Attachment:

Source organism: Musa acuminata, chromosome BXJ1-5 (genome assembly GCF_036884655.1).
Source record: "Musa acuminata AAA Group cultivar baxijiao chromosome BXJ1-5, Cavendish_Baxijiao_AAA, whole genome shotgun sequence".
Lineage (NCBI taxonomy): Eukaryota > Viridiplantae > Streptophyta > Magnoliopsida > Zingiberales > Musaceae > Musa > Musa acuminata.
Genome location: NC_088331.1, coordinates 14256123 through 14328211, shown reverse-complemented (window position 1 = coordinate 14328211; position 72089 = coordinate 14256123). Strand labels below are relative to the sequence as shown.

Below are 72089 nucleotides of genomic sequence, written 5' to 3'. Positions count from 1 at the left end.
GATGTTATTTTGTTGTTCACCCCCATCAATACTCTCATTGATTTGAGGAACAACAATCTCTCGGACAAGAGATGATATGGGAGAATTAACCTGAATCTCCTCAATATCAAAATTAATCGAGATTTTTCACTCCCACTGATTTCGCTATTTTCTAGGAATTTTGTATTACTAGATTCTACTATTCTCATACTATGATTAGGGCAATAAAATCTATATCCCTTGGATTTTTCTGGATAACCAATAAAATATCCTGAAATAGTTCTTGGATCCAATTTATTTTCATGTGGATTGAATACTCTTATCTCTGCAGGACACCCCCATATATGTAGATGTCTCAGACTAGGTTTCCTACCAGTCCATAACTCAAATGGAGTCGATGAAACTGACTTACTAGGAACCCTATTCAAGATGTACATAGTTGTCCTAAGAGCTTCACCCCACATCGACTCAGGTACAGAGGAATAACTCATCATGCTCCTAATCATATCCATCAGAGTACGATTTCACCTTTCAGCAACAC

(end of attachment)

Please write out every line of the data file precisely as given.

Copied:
Source organism: Musa acuminata, chromosome BXJ1-5 (genome assembly GCF_036884655.1).
Source record: "Musa acuminata AAA Group cultivar baxijiao chromosome BXJ1-5, Cavendish_Baxijiao_AAA, whole genome shotgun sequence".
Lineage (NCBI taxonomy): Eukaryota > Viridiplantae > Streptophyta > Magnoliopsida > Zingiberales > Musaceae > Musa > Musa acuminata.
Genome location: NC_088331.1, coordinates 14256123 through 14328211, shown reverse-complemented (window position 1 = coordinate 14328211; position 72089 = coordinate 14256123). Strand labels below are relative to the sequence as shown.

Below are 72089 nucleotides of genomic sequence, written 5' to 3'. Positions count from 1 at the left end.
GATGTTATTTTGTTGTTCACCCCCATCAATACTCTCATTGATTTGAGGAACAACAATCTCTCGGACAAGAGATGATATGGGAGAATTAACCTGAATCTCCTCAATATCAAAATTAATCGAGATTTTTCACTCCCACTGATTTCGCTATTTTCTAGGAATTTTGTATTACTAGATTCTACTATTCTCATACTATGATTAGGGCAATAAAATCTATATCCCTTGGATTTTTCTGGATAACCAATAAAATATCCTGAAATAGTTCTTGGATCCAATTTATTTTCATGTGGATTGAATACTCTTATCTCTGCAGGACACCCCCATATATGTAGATGTCTCAGACTAGGTTTCCTACCAGTCCATAACTCAAATGGAGTCGATGAAACTGACTTACTAGGAACCCTATTCAAGATGTACATAGTTGTCCTAAGAGCTTCACCCCACATCGACTCAGGTACAGAGGAATAACTCATCATGCTCCTAATCATATCCATCAGAGTACGATTTCACCTTTCAGCAACAC